COVID-19 News: CopeColumbia: Helping Each Other

As COVID-19 descended on New York City last year, many health care workers sought support to help them through a time of unprecedented stress and uncertainty. In the aftermath, mental health professionals have had the opportunity to reflect on the tremendous pressure brought on by the pandemic and the medical center’s response. CopeColumbia led the way to help faculty and staff most affected by the pandemic.

Lourival Baptista-Neto, MD, vice chair for clinical services in the Department of Psychiatry, oversees CopeColumbia with Laurel Mayer, MD, Claude Mellins, PhD, Aaron Vieira, and other colleagues in psychiatry. The faculty-led initiative helps Columbia employees through counseling sessions, peer support groups, and other resources for managing stress, fear, and anxiety.

“After the first week of quarantine, you could already feel the temperature across the medical center rising—the level of anxiety and apprehension,” Dr. Baptista recalls. He reached out to senior leaders across the medical center with a simple message: We have to be ready, and we have to respond.

The Department of Psychiatry partnered with ColumbiaDoctors and NewYork-Presbyterian to develop CopeColumbia. The initiative immediately began providing critical support across all schools and departments, including one-on-one virtual counseling sessions and faculty-led peer support groups. The program’s goal: Build resilience, reinforce self-care, and provide an outlet for the stress and anxiety associated with the COVID-19 pandemic.

Demand has grown in the months since CopeColumbia launched, and support from colleagues has risen as well, Dr. Baptista says. “We have been lucky to have a lot of our faculty volunteering. They want to be available to support their peers.”

Needs evolved month to month as the pandemic progressed, Dr. Baptista says. At its onset, sessions were dominated by anxiety, uncertainty, and fear. Health care workers expressed concern over rising patient admissions, climbing death rates, lack of resources, and concern for their families. Many were dealing with the shock of unprecedented new challenges.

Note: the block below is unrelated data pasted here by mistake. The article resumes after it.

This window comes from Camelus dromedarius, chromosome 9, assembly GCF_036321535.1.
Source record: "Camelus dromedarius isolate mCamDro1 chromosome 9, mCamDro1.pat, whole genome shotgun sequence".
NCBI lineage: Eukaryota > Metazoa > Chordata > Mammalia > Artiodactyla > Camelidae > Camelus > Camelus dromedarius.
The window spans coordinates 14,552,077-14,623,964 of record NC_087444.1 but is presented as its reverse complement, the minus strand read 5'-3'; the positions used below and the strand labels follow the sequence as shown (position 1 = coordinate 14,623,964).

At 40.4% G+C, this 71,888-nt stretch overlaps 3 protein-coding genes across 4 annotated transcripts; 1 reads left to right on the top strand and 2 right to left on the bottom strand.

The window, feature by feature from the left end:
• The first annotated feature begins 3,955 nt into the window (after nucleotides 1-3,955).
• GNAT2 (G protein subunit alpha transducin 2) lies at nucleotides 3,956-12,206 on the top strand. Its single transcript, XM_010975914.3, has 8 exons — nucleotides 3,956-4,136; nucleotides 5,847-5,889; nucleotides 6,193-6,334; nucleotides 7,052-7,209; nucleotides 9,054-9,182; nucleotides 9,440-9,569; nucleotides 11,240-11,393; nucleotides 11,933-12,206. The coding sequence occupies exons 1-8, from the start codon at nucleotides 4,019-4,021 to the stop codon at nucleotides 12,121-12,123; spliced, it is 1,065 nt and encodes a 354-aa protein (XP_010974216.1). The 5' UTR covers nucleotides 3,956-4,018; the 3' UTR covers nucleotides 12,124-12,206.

Six months later, sessions started to focus more on adapting to a new reality. Dr. Baptista and colleagues addressed anticipatory anxiety stemming from reopening and the uncertainty surrounding the potential of a second surge. Meanwhile, many were seeking support amid mounting stress and frustration related to how the virus had been politicized and containment strategies at a national level. Others were coping with delayed trauma and grief reactions from earlier in the pandemic, including symptoms of depression, anxiety, and post-traumatic stress. CopeColumbia also has responded to requests for resources related to trauma or anxiety due to racial and social injustice and the growing awareness of racial disparities revealed by the pandemic. “Our focus has been on the racial injustice’s impact on the well-being and mental health of our staff,” says Dr. Baptista. Specifically, the CopeColumbia team has addressed concerns surrounding the unequal risk for COVID seen in patients and at home by faculty and staff of color; fears of discrimination inside and outside of the workplace; and concerns for the safety of sons, spouses, and male relatives of color.

“Our people are remarkably strong and resilient, but we have to acknowledge that some are still suffering,” says Dr. Baptista. “We know that the psychological footprint of disasters and pandemics exceeds the medical footprint. Needs are as diverse as they are abundant. The challenge lies in responding and finding the right resources for each group. As a system, we are all reacting and still adapting in some way. There’s a lot of grief, fatigue, trauma, and anxiety, but there is also a lot of hope and undoubtedly growth. We are stronger now as a system.”

CopeColumbia has widened its scope, maintaining the original resources offered but also starting to work with teams from a different angle. “We are focusing on working with leaders and managers on the impact that their behavior has on the collective well-being of their teams and the organization. In addition to awareness and information, we are offering more concrete skill-building and training. That work focuses on recognition and validation, as well as team-building, connection, and self-care.”